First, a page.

Stuttering Barred Frog (southern population)
Populations of Stuttering Barred Frogs are fast disappearing.
The species has not been spotted in Victoria since 1983 and may well be extinct here. This 80mm frog lives near fast-flowing streams in wet forests along the east coast of Australia, from north-eastern Victoria to southern Queensland.
Yellow-grey in colour, it is also known as the Southern Barred Frog because of the narrow, dark stripes on its arms and legs. Stuttering Barred Frogs get their name from their stuttering 'op' call. They can often sound like a kookaburra in a hurry.
Logging, animal grazing and land clearing on its water catchment habitat threaten the existence of Stuttering Frogs.
Then there is Chytridiomycosis, a disease caused by the Amphibian Chytrid Fungus with no effective means of control. It’s a big cause of frog deaths worldwide.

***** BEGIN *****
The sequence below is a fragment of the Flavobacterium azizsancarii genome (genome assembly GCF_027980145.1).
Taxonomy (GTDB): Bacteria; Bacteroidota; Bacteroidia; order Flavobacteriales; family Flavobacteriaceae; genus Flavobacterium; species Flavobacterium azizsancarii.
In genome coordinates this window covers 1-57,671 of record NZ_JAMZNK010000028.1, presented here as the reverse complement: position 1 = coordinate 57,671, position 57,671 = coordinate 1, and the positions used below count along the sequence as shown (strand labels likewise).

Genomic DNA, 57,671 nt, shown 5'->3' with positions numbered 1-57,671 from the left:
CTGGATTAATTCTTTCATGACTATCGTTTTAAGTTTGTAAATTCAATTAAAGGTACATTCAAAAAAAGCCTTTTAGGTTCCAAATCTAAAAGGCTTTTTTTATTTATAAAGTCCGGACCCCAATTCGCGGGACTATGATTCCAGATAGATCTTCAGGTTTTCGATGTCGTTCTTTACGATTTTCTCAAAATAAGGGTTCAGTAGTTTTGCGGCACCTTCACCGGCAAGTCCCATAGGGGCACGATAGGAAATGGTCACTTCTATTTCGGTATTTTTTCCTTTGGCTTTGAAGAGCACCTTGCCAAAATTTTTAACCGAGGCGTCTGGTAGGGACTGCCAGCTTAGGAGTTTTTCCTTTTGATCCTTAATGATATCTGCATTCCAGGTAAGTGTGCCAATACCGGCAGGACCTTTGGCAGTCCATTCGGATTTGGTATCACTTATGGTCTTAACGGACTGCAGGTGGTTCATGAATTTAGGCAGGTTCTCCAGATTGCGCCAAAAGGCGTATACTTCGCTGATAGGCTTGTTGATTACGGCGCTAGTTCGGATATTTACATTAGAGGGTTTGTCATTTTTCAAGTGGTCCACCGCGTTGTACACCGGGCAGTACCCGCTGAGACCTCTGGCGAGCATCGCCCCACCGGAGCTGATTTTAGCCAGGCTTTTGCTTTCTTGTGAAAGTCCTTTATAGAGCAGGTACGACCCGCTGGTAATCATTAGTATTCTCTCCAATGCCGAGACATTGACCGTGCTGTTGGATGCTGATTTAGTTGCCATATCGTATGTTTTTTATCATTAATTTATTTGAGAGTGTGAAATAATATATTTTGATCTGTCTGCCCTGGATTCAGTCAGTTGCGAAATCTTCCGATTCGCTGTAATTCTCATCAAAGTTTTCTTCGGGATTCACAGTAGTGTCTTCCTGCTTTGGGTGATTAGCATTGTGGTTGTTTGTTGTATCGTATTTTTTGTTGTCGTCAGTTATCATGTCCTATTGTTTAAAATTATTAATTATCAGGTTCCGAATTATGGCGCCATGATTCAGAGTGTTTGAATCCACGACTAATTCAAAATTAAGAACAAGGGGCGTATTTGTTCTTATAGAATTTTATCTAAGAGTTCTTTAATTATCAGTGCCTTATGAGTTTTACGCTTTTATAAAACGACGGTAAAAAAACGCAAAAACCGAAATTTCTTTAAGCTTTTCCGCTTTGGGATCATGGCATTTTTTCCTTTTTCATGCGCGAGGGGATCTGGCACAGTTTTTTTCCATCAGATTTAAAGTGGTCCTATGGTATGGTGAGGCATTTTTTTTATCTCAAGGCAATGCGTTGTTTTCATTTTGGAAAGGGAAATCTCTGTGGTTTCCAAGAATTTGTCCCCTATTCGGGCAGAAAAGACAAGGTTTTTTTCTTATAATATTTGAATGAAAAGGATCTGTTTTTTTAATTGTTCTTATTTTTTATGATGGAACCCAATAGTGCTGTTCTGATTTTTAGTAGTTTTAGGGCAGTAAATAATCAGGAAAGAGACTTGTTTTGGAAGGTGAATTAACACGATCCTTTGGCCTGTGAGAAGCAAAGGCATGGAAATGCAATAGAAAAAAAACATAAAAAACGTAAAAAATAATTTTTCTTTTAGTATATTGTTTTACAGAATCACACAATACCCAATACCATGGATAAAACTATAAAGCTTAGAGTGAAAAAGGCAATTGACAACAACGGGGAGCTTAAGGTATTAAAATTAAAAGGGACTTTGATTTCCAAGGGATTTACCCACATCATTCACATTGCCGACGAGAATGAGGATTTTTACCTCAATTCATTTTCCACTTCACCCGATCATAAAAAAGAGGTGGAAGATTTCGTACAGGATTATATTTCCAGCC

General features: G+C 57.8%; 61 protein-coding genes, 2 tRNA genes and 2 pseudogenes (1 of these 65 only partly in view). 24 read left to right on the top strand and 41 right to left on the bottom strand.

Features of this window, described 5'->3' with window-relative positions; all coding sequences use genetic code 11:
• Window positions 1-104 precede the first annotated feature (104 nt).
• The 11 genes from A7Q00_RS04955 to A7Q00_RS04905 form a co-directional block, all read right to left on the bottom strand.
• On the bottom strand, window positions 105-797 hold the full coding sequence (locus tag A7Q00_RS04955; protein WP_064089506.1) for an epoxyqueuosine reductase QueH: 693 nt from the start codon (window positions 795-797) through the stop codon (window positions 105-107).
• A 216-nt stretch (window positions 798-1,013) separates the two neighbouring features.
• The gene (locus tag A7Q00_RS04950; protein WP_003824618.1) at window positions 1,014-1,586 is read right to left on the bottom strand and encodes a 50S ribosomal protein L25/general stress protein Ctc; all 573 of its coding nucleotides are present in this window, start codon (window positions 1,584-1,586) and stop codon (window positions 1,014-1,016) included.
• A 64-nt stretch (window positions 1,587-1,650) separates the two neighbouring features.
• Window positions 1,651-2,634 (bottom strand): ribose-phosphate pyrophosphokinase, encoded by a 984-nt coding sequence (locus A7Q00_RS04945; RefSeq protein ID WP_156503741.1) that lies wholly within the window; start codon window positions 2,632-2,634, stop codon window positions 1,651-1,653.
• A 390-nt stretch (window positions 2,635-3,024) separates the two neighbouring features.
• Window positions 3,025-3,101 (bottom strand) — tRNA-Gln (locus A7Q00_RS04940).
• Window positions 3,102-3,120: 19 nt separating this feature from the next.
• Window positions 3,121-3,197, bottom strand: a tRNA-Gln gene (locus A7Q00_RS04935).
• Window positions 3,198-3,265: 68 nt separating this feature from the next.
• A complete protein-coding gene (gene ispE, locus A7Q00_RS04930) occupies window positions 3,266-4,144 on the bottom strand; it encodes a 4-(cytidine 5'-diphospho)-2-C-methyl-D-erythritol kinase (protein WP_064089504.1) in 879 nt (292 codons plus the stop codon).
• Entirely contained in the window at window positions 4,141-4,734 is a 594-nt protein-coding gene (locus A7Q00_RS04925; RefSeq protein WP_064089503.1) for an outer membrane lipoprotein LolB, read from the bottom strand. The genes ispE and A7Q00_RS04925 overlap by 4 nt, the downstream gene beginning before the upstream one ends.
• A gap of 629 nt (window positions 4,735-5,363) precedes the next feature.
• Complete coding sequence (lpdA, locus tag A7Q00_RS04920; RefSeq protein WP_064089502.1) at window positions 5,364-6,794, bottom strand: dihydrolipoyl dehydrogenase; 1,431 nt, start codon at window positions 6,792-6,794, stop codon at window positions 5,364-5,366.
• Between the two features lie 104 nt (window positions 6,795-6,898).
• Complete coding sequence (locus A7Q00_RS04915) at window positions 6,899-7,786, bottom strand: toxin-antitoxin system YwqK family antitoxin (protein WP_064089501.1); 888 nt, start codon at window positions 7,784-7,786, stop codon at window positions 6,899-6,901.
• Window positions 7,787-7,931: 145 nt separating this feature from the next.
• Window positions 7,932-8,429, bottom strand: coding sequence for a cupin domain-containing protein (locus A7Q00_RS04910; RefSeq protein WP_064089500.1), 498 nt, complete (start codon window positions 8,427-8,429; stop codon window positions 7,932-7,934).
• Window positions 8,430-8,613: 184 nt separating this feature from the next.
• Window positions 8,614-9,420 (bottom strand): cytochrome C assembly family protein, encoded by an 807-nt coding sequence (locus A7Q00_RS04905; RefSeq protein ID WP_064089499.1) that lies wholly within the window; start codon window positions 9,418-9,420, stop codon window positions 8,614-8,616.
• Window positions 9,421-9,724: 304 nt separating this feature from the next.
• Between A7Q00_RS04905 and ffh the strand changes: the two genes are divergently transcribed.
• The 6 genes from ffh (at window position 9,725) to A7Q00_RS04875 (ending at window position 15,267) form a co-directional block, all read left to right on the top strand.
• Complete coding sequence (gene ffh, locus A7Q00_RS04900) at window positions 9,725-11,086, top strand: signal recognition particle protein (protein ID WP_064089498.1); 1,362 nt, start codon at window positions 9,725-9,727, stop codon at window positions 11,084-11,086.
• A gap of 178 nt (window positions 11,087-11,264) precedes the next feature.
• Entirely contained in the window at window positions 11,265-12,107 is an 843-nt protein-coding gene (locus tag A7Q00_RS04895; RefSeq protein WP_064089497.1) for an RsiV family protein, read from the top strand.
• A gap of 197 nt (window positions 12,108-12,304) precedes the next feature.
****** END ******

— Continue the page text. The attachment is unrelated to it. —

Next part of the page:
Stuttering Barred Frogs are also in danger from introduced fish that prey on its eggs and tadpoles.
The plan for fighting extinction
There are two distinct forms of Stuttering Barred Frogs and Zoos Victoria is focusing on the southern form. We will continue to breed this form in captivity, collecting more tadpoles to increase genetic diversity.
How you can help
- Encourage the use of phosphate-free detergents and cleaners. This will make our waterways a cleaner, safer place for frogs and other wildlife.
- Visiting our zoos supports our work to fight extinction.
- Donate if you can. We are a not-for-profit organisation, and all donations go towards our important conservation efforts.
- Discover more about local conservation events and join the growing number of wild activists taking action for wildlife.